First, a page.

eBuddy USB device on Linux #hardware #programming

🕥︎ - 2010-12-04

Quite a while ago I bought an "e-Buddy USB MSN/QQ Blinking and Flapping Audio Visual Message Angel" - just for fun. I thought it might be useful at work to indicate changes/status of various things.

When I got it, I plugged it into my Debian GNU/Linux machine and, as expected, nothing happened. As it only came with Windows-drivers and no low-level documentation, I left it in the windowsill, as it were, gathering dust.

The other day I brought the little angel to work and fired up Windows XP in VMware and used usbmon to capture the various commands sent while manipulating the Windows-program that the device came with. It turned out to be quite easy, the communication consisted of the computer sending 4 byte commands, CM00 to CM25, to the USB device.

I then set out reading about how to write a USB driver for Linux. A little searching turned up an article in Linux Journal by Greg Kroah-Hartman called "Writing a Simple USB Driver" (2004). Reading that, writing a driver seemed doable, but communicating with it via /sys/ sounded a little off for the purpose at hand - regardless of the lure of being able to email the Linux Kernel mailinglist a driver. Fortunately at the end of the article Greg Kroah-Hartman mentions another article solving the same problem, only using libusb in userland. Aha, that sounded interesting!

After some typing - mostly mimicking the article - and a little reading of the documentation for libusb to get the commands right, I managed to make the angel do something from Debian - success! I added a little man-page, a udev-rules-file, and a Makefile - check out my ebuddy repository.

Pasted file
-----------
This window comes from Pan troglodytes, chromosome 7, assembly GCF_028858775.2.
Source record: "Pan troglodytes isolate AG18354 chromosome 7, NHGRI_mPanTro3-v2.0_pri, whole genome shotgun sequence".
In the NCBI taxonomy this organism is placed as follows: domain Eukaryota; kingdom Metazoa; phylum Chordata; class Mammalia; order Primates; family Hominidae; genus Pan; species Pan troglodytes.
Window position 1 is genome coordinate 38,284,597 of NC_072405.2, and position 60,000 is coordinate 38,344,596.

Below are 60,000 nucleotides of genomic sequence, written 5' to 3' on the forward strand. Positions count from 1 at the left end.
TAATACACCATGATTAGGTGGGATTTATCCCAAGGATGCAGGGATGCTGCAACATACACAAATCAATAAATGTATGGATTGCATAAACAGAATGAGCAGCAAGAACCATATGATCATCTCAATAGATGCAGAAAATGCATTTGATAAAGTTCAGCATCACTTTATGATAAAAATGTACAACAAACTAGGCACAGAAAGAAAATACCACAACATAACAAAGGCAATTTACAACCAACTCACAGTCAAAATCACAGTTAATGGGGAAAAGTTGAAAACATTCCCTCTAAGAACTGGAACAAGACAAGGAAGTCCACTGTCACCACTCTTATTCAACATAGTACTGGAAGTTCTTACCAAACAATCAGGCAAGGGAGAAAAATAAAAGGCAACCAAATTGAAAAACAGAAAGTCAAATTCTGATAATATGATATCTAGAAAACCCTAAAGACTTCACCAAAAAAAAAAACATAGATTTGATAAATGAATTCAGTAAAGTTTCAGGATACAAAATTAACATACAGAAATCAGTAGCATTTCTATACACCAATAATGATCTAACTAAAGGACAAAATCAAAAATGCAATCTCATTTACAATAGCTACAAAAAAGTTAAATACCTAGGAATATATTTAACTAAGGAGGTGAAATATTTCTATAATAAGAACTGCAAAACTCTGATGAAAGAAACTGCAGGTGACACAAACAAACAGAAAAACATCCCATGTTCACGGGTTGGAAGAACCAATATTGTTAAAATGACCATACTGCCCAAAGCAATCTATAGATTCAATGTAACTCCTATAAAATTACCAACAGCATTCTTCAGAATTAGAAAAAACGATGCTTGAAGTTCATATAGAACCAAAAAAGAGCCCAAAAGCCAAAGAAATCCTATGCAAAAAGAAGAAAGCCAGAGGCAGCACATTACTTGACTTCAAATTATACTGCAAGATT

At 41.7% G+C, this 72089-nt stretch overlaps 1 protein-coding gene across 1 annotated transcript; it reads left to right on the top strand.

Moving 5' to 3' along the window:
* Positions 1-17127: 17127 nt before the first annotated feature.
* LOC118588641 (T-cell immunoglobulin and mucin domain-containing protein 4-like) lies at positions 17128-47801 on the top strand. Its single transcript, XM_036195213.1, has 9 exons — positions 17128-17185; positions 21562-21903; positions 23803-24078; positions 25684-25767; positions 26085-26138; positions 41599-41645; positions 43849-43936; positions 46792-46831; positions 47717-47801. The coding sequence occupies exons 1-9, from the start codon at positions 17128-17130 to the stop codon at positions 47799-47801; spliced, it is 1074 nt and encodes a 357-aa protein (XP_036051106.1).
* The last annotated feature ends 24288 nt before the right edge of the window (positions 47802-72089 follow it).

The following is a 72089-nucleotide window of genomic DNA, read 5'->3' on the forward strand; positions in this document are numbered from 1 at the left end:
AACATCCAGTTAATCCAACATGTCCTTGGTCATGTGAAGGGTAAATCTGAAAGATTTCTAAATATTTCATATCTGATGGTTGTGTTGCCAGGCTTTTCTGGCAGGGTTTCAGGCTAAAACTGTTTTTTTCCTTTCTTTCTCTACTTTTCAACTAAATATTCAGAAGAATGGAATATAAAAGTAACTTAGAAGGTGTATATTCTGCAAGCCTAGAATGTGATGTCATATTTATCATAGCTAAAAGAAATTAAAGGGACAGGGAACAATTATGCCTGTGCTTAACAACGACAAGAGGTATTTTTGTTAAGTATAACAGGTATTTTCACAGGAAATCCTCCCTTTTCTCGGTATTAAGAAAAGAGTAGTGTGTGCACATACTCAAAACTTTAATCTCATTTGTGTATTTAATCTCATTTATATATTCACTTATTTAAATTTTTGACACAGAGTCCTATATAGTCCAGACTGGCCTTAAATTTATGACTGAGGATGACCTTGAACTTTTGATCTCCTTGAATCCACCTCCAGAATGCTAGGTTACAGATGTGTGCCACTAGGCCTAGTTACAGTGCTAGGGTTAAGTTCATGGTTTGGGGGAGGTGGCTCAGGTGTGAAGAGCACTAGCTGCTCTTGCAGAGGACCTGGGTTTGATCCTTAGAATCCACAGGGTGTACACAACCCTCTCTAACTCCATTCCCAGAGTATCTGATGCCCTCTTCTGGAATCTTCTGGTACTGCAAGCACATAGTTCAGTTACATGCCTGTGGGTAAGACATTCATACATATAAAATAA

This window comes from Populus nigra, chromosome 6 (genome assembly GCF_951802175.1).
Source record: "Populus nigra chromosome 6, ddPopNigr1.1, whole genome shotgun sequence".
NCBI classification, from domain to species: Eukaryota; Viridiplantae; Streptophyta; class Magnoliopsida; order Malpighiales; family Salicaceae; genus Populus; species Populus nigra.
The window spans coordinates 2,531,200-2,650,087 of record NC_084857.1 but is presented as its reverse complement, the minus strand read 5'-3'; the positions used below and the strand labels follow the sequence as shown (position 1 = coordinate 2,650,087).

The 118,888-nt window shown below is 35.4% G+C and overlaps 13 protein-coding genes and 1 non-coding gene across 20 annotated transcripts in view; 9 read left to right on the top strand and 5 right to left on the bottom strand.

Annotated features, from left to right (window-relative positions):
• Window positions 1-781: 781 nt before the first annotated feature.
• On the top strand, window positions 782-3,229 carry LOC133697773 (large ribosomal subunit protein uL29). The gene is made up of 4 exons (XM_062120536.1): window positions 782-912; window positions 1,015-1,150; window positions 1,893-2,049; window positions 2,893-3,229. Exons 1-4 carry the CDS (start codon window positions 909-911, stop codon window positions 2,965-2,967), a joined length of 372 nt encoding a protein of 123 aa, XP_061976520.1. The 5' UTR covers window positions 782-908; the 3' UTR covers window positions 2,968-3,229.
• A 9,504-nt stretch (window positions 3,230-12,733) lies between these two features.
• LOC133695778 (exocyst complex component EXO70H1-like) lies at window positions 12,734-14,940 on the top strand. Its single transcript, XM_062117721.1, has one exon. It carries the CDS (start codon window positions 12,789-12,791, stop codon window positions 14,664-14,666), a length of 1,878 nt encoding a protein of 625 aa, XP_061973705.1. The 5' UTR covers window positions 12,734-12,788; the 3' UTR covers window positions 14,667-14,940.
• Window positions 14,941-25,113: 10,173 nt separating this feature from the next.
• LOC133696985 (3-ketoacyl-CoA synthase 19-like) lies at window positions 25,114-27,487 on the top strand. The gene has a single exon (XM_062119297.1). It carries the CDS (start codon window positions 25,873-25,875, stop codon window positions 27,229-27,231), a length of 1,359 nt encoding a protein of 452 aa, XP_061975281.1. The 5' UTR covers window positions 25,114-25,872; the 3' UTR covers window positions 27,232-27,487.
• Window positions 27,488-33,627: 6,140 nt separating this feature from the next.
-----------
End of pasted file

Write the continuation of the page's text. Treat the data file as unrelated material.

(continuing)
Searching for the vendor id:product id of the device, 0c45:0011, didn't return much - basically the only reference I could find was a blog-entry, "Buddy Spencer", that mentioned that it was easy to talk to, but gave no examples or code (as far as I can tell via Google Translate, anyway). The vendor that has 0c45, Microdia, is mentioned in many places, mostly webcams, but the product id, 0011, not so much.

Also, 0c45:0011 = Microdia EBUDDY DRIVER wasn't listed in the USB ID Repository, so I have added the product id to the list.

Yesterday I hooked the program into our automatic test system at work, so every time our tests fail, the angel's head blinks red - and when our tests are all successful, the angel's head blinks green. I am not using any of the other functions yet, but both the blinking heart, the other colours and the flapping of wings/rotating the body could be assigned to something...

In 2022 I got inspired to rewrite the little C program in Haskell: ebuddy.hs.

- Adam Sjøgren 🕘︎ - 2023-02-08


Add comment

To avoid spam many websites make you fill out a CAPTCHA, or log in via an account at a corporation such as Twitter, Facebook, Google or even Microsoft GitHub.

I have chosen to use a more old school method of spam prevention.

To post a comment here, you need to:

¹ Such as Thunderbird, Pan, slrn, tin or Gnus (part of Emacs).

Or, you can fill in this form: